mod_pagespeed Installation and Configuration

Installation Tips

mod_pagespeed is available in binary form as as Debian package for Linux distributions such as Ubuntu, installable with dpkg. It is also available as an RPM package for CentOS or compatible Linux distributions.

You can browse or check out the source code in the open source repository.

Configuring the Module

mod_pagespeed contains an Apache "output filter" plus several content handlers.

Note: The location of the configuration file is dependent on the Linux distribution on which mod_pagespeed is installed.

On Debian/Ubuntu Linux distributions, the directory will be:


On CentOS/Fedora, the directory will be:


The mod_pagespeed configuration directives should be wrapped inside an IfModule:

<IfModule pagespeed_module>

Configuring Handlers

mod_pagespeed contains three handlers:

  1. A default handler to serve optimized resources
  2. mod_pagespeed_statistics: shows server statistics since startup, from which one can compute average latency, and thereby measure the effectiveness of various rewriting passes
  3. mod_pagespeed_beacon: part of the infrastructure we provide for measuring page latency.

The following settings for the handlers can be used as a guideline:

    # Uncomment the following line if you want to disable statistics entirely.
    # ModPagespeedStatistics off

    # This page shows statistics about the mod_pagespeed module.
    <Location /mod_pagespeed_statistics>
        Order allow,deny
        # One may insert other "Allow from" lines to add hosts that are
        # allowed to look at generated statistics.  Another possibility is
        # to comment out the "Order" and "Allow" options from the config
        # file, to allow any client that can reach the server to examine
        # statistics.  This might be appropriate in an experimental setup or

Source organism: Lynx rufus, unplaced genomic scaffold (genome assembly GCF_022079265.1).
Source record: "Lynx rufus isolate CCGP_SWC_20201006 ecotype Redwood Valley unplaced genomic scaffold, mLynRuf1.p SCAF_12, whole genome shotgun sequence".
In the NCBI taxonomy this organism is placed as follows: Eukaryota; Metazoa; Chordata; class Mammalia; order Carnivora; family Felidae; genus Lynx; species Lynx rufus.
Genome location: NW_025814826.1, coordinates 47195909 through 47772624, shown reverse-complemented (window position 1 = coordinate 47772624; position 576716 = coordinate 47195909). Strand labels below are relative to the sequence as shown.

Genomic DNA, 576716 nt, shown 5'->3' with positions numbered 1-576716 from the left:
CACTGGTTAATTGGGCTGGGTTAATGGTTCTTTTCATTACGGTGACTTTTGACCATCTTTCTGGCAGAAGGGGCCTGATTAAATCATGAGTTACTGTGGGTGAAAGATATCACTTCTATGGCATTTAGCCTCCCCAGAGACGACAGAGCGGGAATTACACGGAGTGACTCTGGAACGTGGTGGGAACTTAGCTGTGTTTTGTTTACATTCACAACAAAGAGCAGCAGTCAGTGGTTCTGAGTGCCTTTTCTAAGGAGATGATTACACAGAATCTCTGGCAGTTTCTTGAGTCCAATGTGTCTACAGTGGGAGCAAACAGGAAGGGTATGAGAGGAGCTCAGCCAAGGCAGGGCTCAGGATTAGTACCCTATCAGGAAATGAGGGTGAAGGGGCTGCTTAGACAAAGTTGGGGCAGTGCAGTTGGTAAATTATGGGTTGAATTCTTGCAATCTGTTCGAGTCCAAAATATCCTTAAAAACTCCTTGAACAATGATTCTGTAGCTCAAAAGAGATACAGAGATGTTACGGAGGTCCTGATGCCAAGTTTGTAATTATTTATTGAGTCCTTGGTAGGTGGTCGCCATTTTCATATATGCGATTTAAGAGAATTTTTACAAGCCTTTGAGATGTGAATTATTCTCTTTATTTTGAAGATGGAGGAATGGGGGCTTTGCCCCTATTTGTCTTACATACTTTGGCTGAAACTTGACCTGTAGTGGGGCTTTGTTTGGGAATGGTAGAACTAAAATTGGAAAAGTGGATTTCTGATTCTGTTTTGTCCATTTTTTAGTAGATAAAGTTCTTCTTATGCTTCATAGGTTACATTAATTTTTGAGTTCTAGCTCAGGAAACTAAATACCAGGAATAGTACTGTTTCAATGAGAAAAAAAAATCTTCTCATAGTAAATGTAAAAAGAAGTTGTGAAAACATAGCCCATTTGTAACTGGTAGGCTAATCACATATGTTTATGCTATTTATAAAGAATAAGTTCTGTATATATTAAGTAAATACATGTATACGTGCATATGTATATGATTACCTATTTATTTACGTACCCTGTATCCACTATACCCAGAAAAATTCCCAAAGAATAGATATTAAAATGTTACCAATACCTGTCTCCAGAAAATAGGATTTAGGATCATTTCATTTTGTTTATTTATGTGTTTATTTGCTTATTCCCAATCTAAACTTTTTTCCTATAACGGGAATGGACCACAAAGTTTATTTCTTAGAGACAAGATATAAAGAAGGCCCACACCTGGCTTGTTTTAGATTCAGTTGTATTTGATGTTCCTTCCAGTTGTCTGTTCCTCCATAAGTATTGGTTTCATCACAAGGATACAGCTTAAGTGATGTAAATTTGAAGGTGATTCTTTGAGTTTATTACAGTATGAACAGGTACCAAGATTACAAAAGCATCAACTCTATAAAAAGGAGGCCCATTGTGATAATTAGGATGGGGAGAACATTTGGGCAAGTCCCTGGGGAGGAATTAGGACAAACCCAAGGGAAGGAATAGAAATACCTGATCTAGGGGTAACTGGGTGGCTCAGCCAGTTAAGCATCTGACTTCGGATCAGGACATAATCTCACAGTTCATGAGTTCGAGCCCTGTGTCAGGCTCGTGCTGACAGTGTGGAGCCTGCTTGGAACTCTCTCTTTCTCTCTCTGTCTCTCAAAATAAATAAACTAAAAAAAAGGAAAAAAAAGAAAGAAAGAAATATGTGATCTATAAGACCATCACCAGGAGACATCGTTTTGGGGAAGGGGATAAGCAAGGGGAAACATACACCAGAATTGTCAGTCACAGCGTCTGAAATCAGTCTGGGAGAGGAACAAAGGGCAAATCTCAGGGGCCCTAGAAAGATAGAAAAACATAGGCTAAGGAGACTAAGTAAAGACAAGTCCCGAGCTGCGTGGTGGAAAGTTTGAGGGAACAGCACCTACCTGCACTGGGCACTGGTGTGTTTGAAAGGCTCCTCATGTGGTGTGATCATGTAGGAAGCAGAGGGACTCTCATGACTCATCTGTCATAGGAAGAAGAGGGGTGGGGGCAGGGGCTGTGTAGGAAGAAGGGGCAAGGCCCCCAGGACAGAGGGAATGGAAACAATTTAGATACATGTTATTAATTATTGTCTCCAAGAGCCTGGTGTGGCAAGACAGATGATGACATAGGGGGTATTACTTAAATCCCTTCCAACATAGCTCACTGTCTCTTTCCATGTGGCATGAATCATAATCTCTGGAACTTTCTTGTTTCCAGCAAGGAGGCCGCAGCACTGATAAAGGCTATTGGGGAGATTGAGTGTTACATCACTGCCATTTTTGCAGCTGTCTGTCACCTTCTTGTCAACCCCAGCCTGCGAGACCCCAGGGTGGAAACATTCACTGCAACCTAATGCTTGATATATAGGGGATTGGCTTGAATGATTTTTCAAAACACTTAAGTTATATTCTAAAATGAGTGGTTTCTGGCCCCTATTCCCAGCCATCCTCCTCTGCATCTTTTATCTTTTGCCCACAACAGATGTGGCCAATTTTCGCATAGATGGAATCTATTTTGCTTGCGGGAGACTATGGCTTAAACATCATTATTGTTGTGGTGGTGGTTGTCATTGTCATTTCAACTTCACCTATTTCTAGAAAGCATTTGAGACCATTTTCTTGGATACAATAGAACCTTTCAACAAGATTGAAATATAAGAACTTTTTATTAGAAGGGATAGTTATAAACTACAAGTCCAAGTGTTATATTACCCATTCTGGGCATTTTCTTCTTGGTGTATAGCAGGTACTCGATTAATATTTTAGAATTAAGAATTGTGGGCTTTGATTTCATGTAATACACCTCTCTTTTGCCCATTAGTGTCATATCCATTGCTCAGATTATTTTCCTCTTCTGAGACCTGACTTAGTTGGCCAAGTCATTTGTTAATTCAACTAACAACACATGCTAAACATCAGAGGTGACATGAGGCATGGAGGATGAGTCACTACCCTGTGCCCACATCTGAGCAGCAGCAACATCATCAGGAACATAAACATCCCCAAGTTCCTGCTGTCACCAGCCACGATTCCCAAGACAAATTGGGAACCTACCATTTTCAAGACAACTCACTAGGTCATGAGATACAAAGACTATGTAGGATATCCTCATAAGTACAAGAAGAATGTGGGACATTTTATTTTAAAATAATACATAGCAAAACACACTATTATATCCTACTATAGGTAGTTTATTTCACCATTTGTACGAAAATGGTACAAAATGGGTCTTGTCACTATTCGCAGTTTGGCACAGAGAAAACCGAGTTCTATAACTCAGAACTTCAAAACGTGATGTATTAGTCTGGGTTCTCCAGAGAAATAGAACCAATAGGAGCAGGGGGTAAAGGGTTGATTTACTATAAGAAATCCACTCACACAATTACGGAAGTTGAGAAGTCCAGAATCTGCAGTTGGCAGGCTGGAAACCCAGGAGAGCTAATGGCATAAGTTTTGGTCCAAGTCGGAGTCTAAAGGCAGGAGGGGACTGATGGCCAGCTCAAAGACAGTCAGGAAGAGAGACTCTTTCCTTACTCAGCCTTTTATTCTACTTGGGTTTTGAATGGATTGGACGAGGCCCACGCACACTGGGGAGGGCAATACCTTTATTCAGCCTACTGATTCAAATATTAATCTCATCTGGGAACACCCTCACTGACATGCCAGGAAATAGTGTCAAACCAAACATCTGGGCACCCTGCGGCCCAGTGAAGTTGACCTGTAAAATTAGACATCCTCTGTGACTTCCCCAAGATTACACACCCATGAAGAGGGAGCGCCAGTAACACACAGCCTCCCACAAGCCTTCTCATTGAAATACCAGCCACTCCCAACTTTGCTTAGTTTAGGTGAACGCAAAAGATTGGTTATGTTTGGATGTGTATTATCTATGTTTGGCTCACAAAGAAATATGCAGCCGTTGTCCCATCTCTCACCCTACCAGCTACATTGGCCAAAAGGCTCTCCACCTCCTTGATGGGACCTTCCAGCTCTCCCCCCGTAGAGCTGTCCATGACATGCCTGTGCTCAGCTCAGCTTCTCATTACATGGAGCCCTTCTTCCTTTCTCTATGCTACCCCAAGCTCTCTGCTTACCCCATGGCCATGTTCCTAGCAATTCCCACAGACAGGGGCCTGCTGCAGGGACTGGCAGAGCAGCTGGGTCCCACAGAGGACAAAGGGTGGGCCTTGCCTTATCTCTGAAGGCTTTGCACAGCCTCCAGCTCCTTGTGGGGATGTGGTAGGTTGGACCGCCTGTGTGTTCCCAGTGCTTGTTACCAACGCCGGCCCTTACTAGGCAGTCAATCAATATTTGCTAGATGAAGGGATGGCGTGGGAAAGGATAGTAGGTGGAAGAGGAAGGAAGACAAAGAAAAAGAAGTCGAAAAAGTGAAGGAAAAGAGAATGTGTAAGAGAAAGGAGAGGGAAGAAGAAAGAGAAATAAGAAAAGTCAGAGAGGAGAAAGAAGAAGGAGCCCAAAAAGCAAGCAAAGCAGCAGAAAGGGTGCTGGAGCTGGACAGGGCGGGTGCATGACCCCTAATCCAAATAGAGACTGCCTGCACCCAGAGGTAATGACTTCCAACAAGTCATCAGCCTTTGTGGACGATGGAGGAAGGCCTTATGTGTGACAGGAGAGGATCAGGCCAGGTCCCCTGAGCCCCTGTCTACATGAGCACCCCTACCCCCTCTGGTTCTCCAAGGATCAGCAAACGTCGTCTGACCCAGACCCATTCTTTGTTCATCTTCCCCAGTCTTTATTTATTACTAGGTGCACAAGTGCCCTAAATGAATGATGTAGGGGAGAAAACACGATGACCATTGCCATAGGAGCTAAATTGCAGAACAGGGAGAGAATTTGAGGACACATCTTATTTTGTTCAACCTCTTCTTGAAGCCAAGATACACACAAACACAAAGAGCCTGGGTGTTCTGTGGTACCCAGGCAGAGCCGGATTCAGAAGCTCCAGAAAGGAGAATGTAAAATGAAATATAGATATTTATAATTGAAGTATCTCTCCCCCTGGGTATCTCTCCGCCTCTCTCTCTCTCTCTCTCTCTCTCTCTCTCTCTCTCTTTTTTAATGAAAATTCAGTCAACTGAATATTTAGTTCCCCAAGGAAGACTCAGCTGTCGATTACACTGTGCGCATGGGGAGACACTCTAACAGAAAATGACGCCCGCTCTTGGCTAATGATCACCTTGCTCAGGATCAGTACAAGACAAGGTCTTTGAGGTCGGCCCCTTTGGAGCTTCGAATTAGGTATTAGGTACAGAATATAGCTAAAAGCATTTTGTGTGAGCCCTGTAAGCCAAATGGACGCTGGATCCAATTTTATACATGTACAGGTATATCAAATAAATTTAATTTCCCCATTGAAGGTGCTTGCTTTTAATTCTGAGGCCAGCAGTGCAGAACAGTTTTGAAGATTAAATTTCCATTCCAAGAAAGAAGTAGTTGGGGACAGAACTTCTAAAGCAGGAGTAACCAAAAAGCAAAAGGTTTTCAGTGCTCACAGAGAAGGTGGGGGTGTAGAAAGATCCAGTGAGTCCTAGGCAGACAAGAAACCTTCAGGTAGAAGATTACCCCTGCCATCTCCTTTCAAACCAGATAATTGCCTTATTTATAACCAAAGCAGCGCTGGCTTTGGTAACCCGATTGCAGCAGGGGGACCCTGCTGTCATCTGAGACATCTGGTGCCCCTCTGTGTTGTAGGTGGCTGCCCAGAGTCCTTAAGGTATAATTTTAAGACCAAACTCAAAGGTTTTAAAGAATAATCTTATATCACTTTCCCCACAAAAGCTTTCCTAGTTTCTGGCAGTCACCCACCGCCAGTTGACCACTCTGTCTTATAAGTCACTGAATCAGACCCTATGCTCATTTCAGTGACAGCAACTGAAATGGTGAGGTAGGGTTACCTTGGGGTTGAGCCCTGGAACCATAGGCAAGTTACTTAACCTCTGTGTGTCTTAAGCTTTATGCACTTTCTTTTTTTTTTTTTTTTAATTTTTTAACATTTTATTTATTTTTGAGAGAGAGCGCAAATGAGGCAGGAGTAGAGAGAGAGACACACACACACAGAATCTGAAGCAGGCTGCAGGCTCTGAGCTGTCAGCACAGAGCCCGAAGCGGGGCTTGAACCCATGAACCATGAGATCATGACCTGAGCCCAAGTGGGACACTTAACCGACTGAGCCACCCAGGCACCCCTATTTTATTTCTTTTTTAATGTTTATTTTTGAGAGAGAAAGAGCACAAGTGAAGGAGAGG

# if the Apache server is protected by a reverse proxy that will
        # filter URLs to avoid exposing these statistics, which may
        # reveal site metrics that should not be shared otherwise.
        Allow from localhost
        SetHandler mod_pagespeed_statistics

    # This handles the client-side instrumentation callbacks which are injected
    # by the add_instrumentation filter.
    <Location /mod_pagespeed_beacon>
          SetHandler mod_pagespeed_beacon

Setting up the Output Filter

The output filter is used to parse, optimize, and re-serialize HTML content that is generated elsewhere in the Apache server.

# Direct Apache to send all HTML output to the mod_pagespeed output handler.
AddOutputFilterByType MOD_PAGESPEED_OUTPUT_FILTER text/html

Note:mod_pagespeed automatically enables mod_deflate for compression.

Turning the module on and off

Turning OFF mod_pagespeed

To turn off mod_pagespeed completely, insert as the top line of pagespeed.conf:

ModPagespeed off

These directives can be used in .htaccess files and <Directory> scopes.

Turning ON mod_pagespeed

To turn mod_pagespeed ON, insert as the top line of pagespeed.conf:

ModPagespeed on

Support for Apache 2.4.x

Note: New feature as of

mod_pagespeed is compatible with Apache 2.2.x and Apache 2.4.x series, versions 2.4.2 and newer. Please note that Apache 2.4.1 has a bug that may cause stability problems in combination with mod_pagespeed, so use with 2.4.1 is strongly discouraged.

As Apache 2.4 is not API compatible with 2.2, support for it is provided via a separate module binary, mod_pagespeed_ap24.so instead of the usual mod_pagespeed.so. The configuration provided in our binary packages will normally load the right module version automatically. However, if you upgrade the CentOS packages from an earlier version, the needed configuration change may not get applied on top of a user-customized pagespeed.conf, so you may need to adjust the LoadModule line manually.

Source builds with mod_pagespeed-provided Apache headers will build both 2.2.x and 2.4.x binaries as well, and you will need to add a LoadModule line matching the server version in use, or use a pattern similar to:

<IfModule !mod_version.c>
  LoadModule version_module /usr/lib/apache2/modules/mod_version.so

<IfVersion < 2.4>
  LoadModule pagespeed_module /usr/lib/apache2/modules/mod_pagespeed.so
<IfVersion >= 2.4.2>
  LoadModule pagespeed_module /usr/lib/apache2/modules/mod_pagespeed_ap24.so
to auto-detect. Builds against system Apache headers will only be compatible with that version family, and will always produce a single module named mod_pagespeed.so.

Respecting Vary Headers

Note: New feature as of